How it all began
Our founder Lana, tells us how she came to start the White Hawk Foundation...
I had just finished my yoga practice and I was in Savasana on the deck of the Rancho Grande at Luna Lodge in the year 2000 when I felt a shadow go over the top of me. I opened my eyes in time to see a white hawk flying right above my body. I looked up in time to see it fly out over the rain forest canopy. From this day on I have had a relationship with the white hawk. It started to communicate with me. When I had a problem it would call out or it would fly up above me in the sky and down the valley where Luna Lodge is located. I knew and felt that everything was going to be alright or that something positive was going to happen in my life.
A Japanese woman named Yoshiko started coming to Luna Lodge every year to go bird watching. One day we sat down to talk and I started to tell her about the relationship that I had with the white hawk and how much I loved it. I told her it was my dream to protect the very important biological corridor that was connected to Corcovado National Park. I indicated that I I wanted to start saving the land and I wanted to name it the White Hawk Project. Yoshiko told me that the white hawk also loved me and was happy that I wanted to protect this area and that he supported me. She was very intuitive. When she was leaving Luna Lodge she gave me the first large donation to start the project. She gave me $700 in crisp U.S. dollar bills that she had brought from Japan.
About one year later I was in the Rancho Grande in the restaurant and an English man told me that he had come to Luna Lodge to check it out because he was going to buy almost the whole other side of the valley and put condos with pools and air conditioning. I almost fell over backwards. The gentleman had been a guest at Luna Lodge for over four days. He left and I started working on a plan. The White Hawk Project had begun its mission: To protect and preserve the Carate River Valley and as much of the Peninsula de Osa as I could.
Students planting plants to attract butterflies.
Bamboo School in Carate
Our children are the leaders of the future, they are the ones who will have to take on the environmental challenges to come, and they need to have the passion, inspiration and knowledge to deal with these challenges. Today more and more children are disconnected from nature, playing on phones and computers instead of outdoors. We have to invest in environmental education and outdoor learning. Being immersed in nature also has proven benefits to help improve physical and mental health and facilitate learning. How can we expect children to learn about and value nature and be the stewards of its resources if we do not provide them with the means to do so.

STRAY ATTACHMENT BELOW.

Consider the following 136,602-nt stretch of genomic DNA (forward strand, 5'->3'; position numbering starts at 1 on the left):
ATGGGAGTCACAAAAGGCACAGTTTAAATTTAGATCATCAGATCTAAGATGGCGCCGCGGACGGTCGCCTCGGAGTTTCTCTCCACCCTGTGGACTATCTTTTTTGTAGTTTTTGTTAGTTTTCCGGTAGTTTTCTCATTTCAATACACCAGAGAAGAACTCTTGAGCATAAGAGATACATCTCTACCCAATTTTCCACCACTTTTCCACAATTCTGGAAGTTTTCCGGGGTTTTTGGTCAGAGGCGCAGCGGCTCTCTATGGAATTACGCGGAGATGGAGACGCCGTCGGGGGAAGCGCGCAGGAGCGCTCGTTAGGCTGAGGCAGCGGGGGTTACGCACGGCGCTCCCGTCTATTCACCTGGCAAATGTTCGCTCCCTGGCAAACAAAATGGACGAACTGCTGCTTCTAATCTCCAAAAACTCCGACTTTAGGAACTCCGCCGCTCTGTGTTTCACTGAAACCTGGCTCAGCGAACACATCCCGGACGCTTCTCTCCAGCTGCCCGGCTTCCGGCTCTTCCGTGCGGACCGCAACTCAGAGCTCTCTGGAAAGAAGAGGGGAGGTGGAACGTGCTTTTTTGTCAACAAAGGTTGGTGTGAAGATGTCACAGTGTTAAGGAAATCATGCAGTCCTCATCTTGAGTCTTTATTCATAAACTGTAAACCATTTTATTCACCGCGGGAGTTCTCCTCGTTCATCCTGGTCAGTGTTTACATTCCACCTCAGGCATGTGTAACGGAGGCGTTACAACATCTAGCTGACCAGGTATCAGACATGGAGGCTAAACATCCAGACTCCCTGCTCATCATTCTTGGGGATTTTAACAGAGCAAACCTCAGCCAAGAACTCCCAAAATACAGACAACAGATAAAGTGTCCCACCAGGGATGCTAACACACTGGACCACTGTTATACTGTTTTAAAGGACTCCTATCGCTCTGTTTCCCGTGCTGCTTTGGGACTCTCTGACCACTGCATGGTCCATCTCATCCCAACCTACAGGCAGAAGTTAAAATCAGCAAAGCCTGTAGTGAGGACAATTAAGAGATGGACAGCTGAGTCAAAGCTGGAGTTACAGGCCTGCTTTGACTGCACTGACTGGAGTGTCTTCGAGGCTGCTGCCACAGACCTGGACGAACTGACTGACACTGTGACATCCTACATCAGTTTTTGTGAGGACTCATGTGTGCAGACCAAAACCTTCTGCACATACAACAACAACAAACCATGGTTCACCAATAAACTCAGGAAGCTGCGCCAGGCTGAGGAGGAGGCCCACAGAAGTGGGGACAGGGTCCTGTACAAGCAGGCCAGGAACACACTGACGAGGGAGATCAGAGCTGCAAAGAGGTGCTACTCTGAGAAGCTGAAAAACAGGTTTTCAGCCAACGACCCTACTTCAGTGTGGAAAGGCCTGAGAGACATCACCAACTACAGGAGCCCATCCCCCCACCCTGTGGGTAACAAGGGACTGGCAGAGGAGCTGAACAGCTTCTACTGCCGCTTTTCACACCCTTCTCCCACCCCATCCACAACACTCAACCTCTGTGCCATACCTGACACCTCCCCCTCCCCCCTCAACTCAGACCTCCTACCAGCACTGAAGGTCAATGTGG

Environmental education is especially important in areas where there is an intensity of biological diversity and where these areas are under threat from various anthropogenic influences. In Carate, a remote area of the peninsula, there was previously no access to environmental education or a functional school to provide even the most basic of education. There was poor sanitation, only one teacher for all age ranges, and the school was cut off in the rainy season.
The founder of The White Hawk Foundation, Lana Wedmore, the ADI of Corcovado (Association of Integral Development), and the Board of Education in Carate have worked tirelessly for 12 years fighting for a new school. Finally this dream has been realized and the school is complete. The children started their education in May 2017. The school is completely sustainable, made out of bamboo that will last 50 years. It is within walking distance for most of the children. It has proper running water, cooking facilities and toilets- all with sustainable black and grey water systems in place.
Earthing with the students of Carate
Construction of the first sustainable bamboo school in Carate
President Luis Guillermo Solís and First Lady Mercedes Peña celebrating the opening of the sustainable bamboo school
Hoola Hooping activity
In addition to building the school, the White Hawk Foundation has a goal of creating an environmental education program. This new program would include these elements:
1. Classroom teaching on various habitats that exist in Costa Rica, their threats and solutions for protection, together with fun and informative classes on the species that exist here and how we can protect them.
2. Outdoor hiking in the various habitats that exist to introduce children to the plant life and some of the species that can be easily seen.
3. This program would also introduce the Jane Goodall program, "roots and shoots'". A portion of land nearby the school would be used to educate the children about how we can use land sustainably. The land is divided into three sections; a) The children have to use one section for a purpose that is beneficial for wildlife, for example, a wildflower garden to attract pollinators. b) The second area is used to farm food sustainably. c) The final section is used in a fun way for the children to enjoy while learning about nature.